Posted on 12/14/2010
Mobile technologies continue to evolve significantly in ways that will impact short-term mobile strategies and policies into 2011 and beyond. Obviously, investments in mobile applications and technologies will increase through 2011 as we emerge from the recession.
Significant numbers of customers and/or employees simply expect you to address their particular mobile demands. What mobile technologies are important for your corporate strategies?
Here's what we think is important in order of priority:
Approximately 85% of handsets shipped in 2011 will include some form of browser. Sixty percent of handsets shipped will be smartphones with the ability to render conventional HTML sites. The growth in smartphones with high-resolution screens will encourage greater numbers of people to access conventional websites on mobile devices, and will make it possible to deliver some applications using conventional Web tools without much adaptation. But adaptation is required and expected. Your website should respond in a more concise way and function such that it can be used easily on smaller screens with standard mobile navigation. This is not your father's website. As more people adapt to web navigation on mobile devices, they will frequent those sites that accommodate them. Your website should - no - must do just that.
Location, location, location
Approximately 75 percent of devices shipped in 2011 will include a GPS. The popularity of location-aware handsets is a huge boon to almost every B2C business as it enables a wide range of location-aware applications. It also serves as a foundation for more-sophisticated contextual applications. If your mobile strategy doesn't include location-aware functionality, just what have you accomplished in all those meetings?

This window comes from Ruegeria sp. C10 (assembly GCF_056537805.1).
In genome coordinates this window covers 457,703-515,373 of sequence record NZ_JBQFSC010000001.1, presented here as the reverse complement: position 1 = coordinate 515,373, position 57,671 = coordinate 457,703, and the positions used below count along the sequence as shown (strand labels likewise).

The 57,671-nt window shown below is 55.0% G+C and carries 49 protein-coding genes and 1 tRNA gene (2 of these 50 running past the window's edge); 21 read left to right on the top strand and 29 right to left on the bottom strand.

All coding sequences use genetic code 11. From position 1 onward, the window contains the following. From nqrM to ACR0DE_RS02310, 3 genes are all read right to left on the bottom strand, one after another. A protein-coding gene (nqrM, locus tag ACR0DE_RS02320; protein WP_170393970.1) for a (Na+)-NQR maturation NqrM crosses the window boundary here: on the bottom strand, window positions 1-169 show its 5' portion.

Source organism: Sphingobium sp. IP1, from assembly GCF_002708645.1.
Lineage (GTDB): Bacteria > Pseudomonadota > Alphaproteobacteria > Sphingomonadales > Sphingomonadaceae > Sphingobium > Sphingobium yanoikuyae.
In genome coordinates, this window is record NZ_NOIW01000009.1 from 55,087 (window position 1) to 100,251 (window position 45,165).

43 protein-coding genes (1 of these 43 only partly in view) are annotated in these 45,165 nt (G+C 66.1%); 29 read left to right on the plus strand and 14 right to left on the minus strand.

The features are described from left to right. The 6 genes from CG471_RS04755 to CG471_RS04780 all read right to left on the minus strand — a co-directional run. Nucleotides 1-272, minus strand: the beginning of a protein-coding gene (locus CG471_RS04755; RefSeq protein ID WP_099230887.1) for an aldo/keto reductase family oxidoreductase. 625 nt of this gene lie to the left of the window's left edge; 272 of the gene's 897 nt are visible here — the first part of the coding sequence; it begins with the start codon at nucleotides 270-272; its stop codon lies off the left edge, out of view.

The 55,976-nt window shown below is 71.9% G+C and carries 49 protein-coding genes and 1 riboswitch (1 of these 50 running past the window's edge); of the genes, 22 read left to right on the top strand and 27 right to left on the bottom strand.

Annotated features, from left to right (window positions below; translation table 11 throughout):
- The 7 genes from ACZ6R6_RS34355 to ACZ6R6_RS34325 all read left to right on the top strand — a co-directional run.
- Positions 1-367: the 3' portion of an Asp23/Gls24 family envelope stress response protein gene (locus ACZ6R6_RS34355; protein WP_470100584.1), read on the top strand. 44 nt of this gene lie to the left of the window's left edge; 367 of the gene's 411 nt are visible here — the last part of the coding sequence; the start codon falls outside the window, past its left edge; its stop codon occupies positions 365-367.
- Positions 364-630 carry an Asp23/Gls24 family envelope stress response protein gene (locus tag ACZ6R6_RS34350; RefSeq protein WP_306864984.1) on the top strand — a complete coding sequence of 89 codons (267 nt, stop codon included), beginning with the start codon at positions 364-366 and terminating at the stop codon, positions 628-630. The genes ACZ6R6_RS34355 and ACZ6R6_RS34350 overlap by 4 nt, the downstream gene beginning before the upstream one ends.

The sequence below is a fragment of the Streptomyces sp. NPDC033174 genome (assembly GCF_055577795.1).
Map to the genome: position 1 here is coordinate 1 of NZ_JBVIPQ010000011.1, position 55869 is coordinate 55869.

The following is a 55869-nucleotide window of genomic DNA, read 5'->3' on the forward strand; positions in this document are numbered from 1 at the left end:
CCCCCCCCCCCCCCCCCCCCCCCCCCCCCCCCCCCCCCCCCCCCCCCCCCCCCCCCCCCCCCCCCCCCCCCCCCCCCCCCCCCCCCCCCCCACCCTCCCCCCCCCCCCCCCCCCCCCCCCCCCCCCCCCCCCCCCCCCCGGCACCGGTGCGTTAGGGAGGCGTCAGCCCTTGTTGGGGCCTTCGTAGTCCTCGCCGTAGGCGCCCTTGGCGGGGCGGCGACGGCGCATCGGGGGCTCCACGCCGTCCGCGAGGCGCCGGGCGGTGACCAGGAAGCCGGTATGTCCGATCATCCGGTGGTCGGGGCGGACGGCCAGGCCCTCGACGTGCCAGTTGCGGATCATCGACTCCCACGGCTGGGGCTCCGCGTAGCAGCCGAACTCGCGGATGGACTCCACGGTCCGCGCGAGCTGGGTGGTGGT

Bluetooth LE enables a whole range of new sensor-based business models in industries such as energy, healthcare, retail and finance, and will be used by handset and PC peripherals to enable new functions, such as automation of data collection and machine to machine interactions. It means a whole lot less keying in information and a whole lot more sharing of information.
Machine to machine (M2M) is growing at over 30 percent year over year. Low-cost M2M modules have created new networked devices and thus some pretty amazing business models. Key applications include smart grid, meter reading, security/surveillance, automotive systems, vending and point of sale, remote monitoring, and track and trace. It's big brother for robots...
This is about secure applications running around on a myriad of mobile devices. And in many cases, it's about administering that security from the comfort of your corporate IT department. Mobile security includes thin-client architectures, applications as a service, platform-independent forms of network access control (NAC), portable profiles, virtualization, and hosted security services. As of yet, device-independent tools cannot provide the rigor of fully installed security. However, a blend of several of these tools can significantly reduce security risks. You better believe that security on mobile devices is very much in its infancy. Hackers are just starting to ply their trade in this area and those little smart phones are a treasure trove of information...
What you say? You don't have a strategy for mobile technologies? Please, call us before your board of directors find out...